Although we now know that babies do not come into the world with mind which is a blank-slate, many still cannot help imagining a baby’s experience as “blooming, buzzing confusion” (borrowing a very catchy phrase of the 1842-born philosopher and psychologist William James). Parents are impatient for their baby to grow up and begin “making sense”, “doing something” and “interact”.

Fair enough. It is true that newborns might seem fairly passive. If you look at a small baby lying in her cot, nothing much seems to be happening.


“If you only knew all the stuff I know!” Photo by Alessandra Gerardi

Except… look again.

Learn what to look for. Learn to read the signs. Look closer. (More on how to do this here)

A lot is happening.  An awful lot is going on in that little brain: much more than is going on in yours or mine, or even Stephen Hawkin’s (as we have discussed in a previous blogpost). And this is not only determined by genetic predispositions, but also by learning. Yes, your newborn baby has already learned a lot during her time in the womb! Some of the sensations and emotional experiences she has been exposed to during her pre-natal life have been stored in her little brain and inform the way she interacts with her environment today.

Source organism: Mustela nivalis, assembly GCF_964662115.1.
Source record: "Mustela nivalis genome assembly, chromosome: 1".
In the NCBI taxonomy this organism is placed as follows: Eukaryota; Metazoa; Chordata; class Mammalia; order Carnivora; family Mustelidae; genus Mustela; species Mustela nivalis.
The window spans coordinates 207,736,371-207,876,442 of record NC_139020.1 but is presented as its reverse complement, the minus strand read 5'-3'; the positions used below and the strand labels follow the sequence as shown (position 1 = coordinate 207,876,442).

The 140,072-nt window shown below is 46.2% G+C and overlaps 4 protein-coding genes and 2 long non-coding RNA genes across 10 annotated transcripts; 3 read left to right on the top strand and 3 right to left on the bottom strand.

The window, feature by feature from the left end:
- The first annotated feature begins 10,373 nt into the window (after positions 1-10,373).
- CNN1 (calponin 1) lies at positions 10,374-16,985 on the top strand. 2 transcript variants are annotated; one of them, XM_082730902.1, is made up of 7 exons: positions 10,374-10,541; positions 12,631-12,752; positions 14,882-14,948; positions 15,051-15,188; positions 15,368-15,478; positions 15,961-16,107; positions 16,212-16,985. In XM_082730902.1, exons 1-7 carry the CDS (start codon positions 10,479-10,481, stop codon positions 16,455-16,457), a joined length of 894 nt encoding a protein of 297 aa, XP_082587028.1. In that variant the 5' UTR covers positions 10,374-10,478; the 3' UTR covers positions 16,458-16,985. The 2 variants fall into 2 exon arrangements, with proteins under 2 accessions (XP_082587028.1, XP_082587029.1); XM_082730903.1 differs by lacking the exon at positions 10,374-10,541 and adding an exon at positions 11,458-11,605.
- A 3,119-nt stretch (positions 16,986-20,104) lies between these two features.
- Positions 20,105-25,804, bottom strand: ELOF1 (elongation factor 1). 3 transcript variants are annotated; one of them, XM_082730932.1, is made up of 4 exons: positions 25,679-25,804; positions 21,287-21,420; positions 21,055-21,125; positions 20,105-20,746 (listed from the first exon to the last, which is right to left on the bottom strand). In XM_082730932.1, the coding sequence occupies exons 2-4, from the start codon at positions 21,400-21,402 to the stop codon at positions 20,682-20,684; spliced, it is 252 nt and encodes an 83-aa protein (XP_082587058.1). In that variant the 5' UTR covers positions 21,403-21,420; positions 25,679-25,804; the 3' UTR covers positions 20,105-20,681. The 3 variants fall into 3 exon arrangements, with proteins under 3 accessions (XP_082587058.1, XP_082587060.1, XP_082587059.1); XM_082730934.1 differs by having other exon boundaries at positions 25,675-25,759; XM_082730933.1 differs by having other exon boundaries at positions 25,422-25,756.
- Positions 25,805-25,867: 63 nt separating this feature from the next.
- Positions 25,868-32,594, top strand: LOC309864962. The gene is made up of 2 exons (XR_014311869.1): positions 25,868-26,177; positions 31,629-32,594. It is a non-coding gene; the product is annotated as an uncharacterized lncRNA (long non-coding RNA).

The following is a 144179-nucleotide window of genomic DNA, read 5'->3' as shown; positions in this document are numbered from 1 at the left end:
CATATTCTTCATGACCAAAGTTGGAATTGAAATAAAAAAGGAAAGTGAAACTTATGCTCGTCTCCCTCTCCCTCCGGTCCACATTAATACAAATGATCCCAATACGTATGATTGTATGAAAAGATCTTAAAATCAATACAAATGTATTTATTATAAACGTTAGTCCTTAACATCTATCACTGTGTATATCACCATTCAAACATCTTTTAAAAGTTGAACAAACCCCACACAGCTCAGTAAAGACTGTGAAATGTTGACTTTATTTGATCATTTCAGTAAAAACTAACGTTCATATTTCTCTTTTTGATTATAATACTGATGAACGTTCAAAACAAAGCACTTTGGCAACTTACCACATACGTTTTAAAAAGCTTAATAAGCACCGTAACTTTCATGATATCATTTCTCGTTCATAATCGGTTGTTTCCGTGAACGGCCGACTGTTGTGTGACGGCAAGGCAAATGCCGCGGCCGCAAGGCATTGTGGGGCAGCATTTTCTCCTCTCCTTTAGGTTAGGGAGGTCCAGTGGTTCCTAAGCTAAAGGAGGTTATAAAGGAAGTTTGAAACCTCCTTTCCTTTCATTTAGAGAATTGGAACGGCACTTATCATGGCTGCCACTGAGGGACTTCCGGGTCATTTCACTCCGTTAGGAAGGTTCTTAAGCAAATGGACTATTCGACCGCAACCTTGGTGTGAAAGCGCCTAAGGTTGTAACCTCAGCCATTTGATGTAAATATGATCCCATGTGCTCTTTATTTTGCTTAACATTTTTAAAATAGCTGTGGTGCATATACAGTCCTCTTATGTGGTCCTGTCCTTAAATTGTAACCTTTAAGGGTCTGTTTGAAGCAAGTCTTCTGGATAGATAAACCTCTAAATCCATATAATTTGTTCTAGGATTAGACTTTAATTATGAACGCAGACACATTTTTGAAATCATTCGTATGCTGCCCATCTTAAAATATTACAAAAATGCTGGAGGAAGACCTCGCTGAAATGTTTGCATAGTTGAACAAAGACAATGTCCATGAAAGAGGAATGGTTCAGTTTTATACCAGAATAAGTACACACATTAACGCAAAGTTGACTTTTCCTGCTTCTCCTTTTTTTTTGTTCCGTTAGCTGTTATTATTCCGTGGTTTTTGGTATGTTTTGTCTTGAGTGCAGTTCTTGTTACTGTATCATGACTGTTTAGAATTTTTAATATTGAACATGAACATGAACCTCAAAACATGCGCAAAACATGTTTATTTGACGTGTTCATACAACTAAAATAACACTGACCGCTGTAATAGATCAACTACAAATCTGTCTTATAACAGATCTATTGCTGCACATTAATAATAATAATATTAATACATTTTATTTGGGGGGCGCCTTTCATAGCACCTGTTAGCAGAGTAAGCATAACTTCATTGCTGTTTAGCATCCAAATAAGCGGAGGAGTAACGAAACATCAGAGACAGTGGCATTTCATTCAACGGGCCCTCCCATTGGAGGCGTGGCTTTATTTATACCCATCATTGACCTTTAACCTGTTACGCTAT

Foetuses learn from sensations

Studies on pre-natal learning and foetal memory show that babies learn from their senses while they are in the womb. They listen to and recognise sounds, and they get bored of them after a few repetitions (well, the technical term is habituated, more here). You can only get bored with an experience if you can remember you have already been through it, right?

Once they are out of the womb though, babies are not so bored with well known stimuli anymore. Maybe these stimuli provide some comfort in such a new and potentially threatening environment? This is probably why newborn babies prefer their mother’s language (the only one they have heard from the inside for the previous nine months) to any other language, they particularly enjoy listening to a musical sequence that has been repeatedly played to them in the last weeks of pregnancy, they are particularly keen on flavours of food their mother has regularly eaten during pregnancy, they’d pick their mother’s smell over any perfume (more on this here).